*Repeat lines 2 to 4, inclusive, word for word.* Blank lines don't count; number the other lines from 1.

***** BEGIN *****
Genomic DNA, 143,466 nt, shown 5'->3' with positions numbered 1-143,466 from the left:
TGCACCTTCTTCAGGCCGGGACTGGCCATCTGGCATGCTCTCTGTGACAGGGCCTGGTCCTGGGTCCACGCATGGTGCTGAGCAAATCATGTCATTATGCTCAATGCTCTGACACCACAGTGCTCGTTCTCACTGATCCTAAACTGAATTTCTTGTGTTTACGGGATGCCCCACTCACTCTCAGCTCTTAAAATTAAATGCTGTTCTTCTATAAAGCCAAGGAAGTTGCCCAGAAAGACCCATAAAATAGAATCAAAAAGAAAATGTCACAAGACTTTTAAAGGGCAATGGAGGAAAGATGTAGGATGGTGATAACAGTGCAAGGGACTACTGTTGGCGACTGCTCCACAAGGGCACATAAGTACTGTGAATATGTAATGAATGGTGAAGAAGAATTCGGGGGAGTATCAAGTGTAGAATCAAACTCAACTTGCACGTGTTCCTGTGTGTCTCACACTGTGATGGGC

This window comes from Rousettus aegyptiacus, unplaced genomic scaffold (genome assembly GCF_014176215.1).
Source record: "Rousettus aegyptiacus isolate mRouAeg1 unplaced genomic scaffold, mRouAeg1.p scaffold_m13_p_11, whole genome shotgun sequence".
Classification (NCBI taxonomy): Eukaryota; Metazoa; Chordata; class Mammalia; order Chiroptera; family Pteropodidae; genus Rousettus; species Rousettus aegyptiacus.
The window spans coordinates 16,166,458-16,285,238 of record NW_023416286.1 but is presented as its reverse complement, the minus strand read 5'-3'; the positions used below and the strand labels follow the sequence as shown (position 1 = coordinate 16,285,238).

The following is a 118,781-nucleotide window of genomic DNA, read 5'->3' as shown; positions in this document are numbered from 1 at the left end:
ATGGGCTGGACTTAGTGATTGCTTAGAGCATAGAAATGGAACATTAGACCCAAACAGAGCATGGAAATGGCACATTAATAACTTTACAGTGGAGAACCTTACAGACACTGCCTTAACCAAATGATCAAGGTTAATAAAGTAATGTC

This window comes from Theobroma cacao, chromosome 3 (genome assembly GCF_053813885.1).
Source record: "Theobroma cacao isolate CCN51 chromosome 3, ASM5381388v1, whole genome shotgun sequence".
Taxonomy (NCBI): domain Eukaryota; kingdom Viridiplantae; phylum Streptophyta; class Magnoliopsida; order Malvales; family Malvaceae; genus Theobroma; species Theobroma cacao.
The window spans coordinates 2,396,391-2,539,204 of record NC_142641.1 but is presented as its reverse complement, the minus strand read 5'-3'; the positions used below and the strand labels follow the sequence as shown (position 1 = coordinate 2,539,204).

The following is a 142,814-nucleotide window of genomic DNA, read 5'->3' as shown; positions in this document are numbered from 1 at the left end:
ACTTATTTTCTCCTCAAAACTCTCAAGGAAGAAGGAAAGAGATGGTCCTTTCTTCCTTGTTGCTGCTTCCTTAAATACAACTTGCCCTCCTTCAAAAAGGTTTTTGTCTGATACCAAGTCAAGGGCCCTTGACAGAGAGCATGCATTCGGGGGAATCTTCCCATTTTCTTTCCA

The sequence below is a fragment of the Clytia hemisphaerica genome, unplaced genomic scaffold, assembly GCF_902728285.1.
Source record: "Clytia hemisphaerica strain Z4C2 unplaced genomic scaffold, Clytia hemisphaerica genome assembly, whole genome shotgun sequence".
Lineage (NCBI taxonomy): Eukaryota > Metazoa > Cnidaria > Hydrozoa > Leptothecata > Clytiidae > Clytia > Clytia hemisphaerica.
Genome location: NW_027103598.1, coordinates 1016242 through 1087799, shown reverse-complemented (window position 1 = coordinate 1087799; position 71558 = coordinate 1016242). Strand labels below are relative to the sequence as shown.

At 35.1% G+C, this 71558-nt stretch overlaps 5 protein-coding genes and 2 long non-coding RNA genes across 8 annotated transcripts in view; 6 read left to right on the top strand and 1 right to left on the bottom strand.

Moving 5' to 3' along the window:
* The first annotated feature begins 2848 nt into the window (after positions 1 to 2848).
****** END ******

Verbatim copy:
TGCACCTTCTTCAGGCCGGGACTGGCCATCTGGCATGCTCTCTGTGACAGGGCCTGGTCCTGGGTCCACGCATGGTGCTGAGCAAATCATGTCATTATGCTCAATGCTCTGACACCACAGTGCTCGTTCTCACTGATCCTAAACTGAATTTCTTGTGTTTACGGGATGCCCCACTCACTCTCAGCTCTTAAAATTAAATGCTGTTCTTCTATAAAGCCAAGGAAGTTGCCCAGAAAGACCCATAAAATAGAATCAAAAAGAAAATGTCACAAGACTTTTAAAGGGCAATGGAGGAAAGATGTAGGATGGTGATAACAGTGCAAGGGACTACTGTTGGCGACTGCTCCACAAGGGCACATAAGTACTGTGAATATGTAATGAATGGTGAAGAAGAATTCGGGGGAGTATCAAGTGTAGAATCAAACTCAACTTGCACGTGTTCCTGTGTGTCTCACACTGTGATGGGC

This window comes from Rousettus aegyptiacus, unplaced genomic scaffold (genome assembly GCF_014176215.1).
Source record: "Rousettus aegyptiacus isolate mRouAeg1 unplaced genomic scaffold, mRouAeg1.p scaffold_m13_p_11, whole genome shotgun sequence".